The change adds to a string of surprises from the videogame group in a year Microsoft is hoping to show that its expensive seven-year expansion into videogames will pay off. In July, Microsoft surprised investors, saying that it would take a charge that wound up totaling $1.06 billion to cover defects in the Xbox 360 and extend its warranty on the popular game console. Later that month, Peter Moore, the Microsoft vice president in charge of the videogame division quit to join game publishing titan Electronic Arts Inc.
People familiar with the matter say Bungie's game creators bristled under the control of Microsoft. Microsoft executives operated Bungie somewhat independently, allowing the unit in 2005 to move off Microsoft's campus in Redmond, Wash., to an office in nearby Kirkland.
Microsoft's money-making goals have been seen by some game creators at the company as hampering their freedom to try new game concepts.
In an interview Friday, Harold Ryan, Bungie's studio head, described the positive "emotional state" Bungie's game developers gain from running their own company. "They want to feel independent," he said. Bungie's 113 full-time employees will remain in the Kirkland office, he said.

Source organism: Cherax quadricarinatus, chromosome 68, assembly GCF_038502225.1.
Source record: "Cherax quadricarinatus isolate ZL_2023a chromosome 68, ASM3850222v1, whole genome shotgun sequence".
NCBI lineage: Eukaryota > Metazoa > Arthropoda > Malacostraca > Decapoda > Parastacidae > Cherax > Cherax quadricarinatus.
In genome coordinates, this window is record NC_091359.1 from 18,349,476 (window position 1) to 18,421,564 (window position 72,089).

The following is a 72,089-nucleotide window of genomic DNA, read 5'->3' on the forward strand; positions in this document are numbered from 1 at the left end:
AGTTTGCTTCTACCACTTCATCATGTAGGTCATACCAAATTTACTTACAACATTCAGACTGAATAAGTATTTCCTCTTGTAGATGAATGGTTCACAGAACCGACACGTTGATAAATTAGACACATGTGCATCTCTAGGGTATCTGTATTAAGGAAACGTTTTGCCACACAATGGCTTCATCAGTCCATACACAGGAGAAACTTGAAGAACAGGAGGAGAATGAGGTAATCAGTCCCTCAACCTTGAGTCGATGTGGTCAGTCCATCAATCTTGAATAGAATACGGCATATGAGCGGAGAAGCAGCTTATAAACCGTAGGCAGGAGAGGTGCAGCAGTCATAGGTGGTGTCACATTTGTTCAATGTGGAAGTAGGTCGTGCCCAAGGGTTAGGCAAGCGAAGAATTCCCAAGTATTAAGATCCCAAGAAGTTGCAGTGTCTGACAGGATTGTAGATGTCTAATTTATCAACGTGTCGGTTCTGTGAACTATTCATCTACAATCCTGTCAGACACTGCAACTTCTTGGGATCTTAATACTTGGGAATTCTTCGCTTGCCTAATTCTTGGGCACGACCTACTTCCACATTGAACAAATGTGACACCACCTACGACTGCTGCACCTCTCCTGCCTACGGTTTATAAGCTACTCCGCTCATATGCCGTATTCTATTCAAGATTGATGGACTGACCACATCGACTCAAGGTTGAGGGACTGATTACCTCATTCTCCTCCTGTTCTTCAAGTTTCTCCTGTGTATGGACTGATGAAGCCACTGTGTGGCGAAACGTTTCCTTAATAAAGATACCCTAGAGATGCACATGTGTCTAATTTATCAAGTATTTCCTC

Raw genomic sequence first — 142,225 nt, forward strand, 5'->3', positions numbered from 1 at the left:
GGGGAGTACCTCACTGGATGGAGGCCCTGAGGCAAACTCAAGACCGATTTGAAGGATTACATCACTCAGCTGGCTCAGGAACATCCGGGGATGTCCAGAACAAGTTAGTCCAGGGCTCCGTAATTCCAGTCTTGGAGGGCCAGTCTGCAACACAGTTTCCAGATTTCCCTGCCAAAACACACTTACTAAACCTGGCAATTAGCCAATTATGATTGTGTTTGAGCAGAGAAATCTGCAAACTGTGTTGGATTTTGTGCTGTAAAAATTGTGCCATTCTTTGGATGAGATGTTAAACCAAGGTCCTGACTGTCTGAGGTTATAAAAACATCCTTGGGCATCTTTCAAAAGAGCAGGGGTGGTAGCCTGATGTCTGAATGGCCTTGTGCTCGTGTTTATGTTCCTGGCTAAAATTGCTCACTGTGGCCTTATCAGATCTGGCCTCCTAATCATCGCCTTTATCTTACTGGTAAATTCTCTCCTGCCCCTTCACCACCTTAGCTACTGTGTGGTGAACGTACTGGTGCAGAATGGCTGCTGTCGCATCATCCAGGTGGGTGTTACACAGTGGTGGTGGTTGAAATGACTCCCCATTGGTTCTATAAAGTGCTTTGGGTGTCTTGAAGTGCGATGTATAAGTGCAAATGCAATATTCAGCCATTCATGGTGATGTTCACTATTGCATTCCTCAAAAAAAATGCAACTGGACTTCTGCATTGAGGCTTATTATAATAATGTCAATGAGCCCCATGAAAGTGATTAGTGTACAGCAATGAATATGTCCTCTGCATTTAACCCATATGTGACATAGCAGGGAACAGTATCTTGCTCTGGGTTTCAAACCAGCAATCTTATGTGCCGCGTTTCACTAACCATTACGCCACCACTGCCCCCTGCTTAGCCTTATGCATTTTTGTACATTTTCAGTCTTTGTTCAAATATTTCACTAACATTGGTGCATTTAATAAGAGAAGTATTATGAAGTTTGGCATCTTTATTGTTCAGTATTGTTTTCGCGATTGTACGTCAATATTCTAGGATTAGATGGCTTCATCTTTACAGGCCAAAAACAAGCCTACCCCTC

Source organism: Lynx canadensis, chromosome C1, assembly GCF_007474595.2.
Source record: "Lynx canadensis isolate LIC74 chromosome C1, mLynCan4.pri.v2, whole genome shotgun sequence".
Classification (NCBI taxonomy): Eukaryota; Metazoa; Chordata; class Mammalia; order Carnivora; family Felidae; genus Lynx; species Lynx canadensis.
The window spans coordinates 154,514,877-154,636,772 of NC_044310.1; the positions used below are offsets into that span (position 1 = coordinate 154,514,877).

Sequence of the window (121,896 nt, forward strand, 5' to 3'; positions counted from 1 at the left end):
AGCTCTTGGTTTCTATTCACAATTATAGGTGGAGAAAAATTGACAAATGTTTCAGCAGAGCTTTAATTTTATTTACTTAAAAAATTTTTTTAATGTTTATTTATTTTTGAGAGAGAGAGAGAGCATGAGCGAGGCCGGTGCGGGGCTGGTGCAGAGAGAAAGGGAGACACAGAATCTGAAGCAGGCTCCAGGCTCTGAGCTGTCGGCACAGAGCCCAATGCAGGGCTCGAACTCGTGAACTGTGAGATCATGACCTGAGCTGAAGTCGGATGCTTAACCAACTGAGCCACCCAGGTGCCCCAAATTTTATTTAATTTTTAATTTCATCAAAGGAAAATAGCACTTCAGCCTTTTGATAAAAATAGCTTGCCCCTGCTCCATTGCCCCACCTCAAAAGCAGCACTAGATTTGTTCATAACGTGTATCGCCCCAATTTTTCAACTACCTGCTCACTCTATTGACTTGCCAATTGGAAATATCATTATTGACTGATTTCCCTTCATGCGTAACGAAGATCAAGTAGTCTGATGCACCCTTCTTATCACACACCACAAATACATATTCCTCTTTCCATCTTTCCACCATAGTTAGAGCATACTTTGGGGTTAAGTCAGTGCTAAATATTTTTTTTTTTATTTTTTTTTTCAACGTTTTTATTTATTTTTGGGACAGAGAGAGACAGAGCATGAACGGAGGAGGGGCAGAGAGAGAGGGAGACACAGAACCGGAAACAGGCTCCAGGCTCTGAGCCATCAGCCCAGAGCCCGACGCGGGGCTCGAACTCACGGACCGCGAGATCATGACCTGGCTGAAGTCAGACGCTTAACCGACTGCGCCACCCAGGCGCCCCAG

Translation: It sucked for Bungie working inside Microsoft. Sure, it was great to get the money back in 2000, I mean, $20-$40 million is a lot of money for a bunch of developer nerdos. They made a rational economic decision - at the time. But creative types tend not to like rigid, overbearing, highly opinionated bureaucracies, and this dynamic caused the mutual benefits wear thin, pretty fast.
Further, it was clear that Bungie was developing valuable IP for which they were likely not getting paid what they should, because every big company's argument is: "The success is largely due to our brand and PR might. Yeah, the game is good but without our backing it wouldn't have been nearly as successful." This is akin to the annual bonus confab that takes place at every bulge bracket firm which goes something like: "Yes, you generated a lot of revenues this year. But let's face it, our brand and franchise value got you a lot of those deals. So really, much of the revenues is attributable to the firm, not your skill." This is a fight that has been going on since time immemorial. But as it is with top teams, be they trading teams or development teams, they ultimately have the hammer. Because they can simply walk and say "No more (games/money) for you."
So while I appreciate Microsoft's stiff upper lip in dealing with a situation they clearly would have preferred to avoid, they are trying to make the best of it. Just like when I'd spin off a trading team that I'd rather keep but hey, better to preserve the relationship and extract some value then to go nuclear and get bogged down with lawyers, fights, etc. So Microsoft did the rational thing. Because they had no choice. Bravo.